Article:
Michael Danne, Oliver Mußhoff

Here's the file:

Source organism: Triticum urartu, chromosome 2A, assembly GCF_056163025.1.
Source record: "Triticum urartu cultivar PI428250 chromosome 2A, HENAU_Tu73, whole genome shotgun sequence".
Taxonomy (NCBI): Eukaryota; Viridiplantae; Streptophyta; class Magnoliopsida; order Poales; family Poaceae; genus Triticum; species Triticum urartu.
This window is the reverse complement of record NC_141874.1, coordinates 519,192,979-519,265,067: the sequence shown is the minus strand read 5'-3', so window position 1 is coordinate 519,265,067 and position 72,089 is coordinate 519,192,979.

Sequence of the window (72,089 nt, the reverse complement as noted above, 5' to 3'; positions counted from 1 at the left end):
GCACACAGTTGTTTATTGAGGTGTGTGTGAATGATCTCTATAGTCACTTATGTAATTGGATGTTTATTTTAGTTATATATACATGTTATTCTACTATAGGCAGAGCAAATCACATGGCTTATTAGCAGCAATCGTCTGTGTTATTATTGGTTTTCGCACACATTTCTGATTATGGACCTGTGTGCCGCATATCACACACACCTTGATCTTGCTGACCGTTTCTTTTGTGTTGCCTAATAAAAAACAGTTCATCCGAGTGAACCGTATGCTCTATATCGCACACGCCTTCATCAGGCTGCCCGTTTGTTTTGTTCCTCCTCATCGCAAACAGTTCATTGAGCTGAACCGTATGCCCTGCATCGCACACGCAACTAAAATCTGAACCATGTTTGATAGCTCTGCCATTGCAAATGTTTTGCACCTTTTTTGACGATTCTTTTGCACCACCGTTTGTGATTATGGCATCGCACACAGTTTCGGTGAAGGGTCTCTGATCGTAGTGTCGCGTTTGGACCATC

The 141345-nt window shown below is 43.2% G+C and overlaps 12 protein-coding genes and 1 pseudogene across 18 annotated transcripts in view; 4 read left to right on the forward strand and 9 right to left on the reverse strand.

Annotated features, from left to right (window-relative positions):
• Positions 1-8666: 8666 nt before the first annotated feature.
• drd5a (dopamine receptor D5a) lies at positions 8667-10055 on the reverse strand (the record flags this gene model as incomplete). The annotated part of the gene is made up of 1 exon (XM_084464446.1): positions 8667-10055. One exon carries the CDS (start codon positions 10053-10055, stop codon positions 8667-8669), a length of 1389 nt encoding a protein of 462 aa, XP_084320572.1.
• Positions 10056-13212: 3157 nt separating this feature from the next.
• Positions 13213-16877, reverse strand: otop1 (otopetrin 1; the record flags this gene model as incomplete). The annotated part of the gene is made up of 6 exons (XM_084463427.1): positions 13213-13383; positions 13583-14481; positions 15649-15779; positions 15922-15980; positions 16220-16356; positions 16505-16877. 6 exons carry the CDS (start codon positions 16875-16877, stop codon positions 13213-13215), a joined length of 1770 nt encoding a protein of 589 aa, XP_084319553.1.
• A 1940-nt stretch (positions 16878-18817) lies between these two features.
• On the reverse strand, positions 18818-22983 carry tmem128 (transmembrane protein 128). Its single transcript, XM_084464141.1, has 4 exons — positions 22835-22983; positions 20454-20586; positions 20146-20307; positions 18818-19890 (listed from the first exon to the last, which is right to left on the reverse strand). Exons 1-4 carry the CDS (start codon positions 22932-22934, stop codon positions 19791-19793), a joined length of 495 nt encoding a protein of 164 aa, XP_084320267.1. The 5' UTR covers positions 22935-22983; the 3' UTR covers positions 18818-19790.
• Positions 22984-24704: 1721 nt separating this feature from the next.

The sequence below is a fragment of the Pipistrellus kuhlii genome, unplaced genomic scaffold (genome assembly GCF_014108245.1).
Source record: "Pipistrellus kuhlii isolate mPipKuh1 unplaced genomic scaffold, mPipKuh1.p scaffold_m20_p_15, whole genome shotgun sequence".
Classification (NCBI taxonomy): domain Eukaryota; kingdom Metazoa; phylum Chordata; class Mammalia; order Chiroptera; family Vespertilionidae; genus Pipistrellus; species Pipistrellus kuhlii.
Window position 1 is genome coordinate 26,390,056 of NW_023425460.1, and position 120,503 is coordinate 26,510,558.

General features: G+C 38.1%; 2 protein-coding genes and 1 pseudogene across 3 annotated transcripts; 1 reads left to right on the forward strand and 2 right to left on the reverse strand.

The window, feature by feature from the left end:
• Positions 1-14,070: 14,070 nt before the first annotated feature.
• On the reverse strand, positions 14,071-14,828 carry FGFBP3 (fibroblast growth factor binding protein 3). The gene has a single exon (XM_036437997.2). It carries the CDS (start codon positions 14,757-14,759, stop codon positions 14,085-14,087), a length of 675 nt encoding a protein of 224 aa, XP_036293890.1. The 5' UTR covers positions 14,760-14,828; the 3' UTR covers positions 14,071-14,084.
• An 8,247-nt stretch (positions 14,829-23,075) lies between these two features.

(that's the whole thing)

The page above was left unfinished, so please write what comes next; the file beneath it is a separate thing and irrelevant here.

Improving the welfare of animals is an important aim in livestock farming. Thereby, farmers’ willingness to implement animal welfare practices directly influences the welfare of animals. Therefore, this paper investigates pig farmers’ preferences and willingness to accept the implementation of animal welfare practices. We study individual preferences for specific animal welfare measures that are part of a hypothetical animal welfare program. The data are analyzed with a mixed logit model in WTA space and show that German pig farmers require statistically significant compensations for implementing animal welfare practices. We find evidence that farmers’ choices are driven by their trust in the consumers’ willingness to pay, their evaluation of the efficiency of specific animal welfare practices and farm characteristics. Our results further reveal that accounting for farmers’ preferences aids in understanding their willingness to implement specific animal welfare practices. Regarding the improvement of animal welfare these findings are highly relevant for politicians, food industry and producers in order to support animal welfare program design and to identify the costs of welfare improvements on the meat supply chain and future profitability.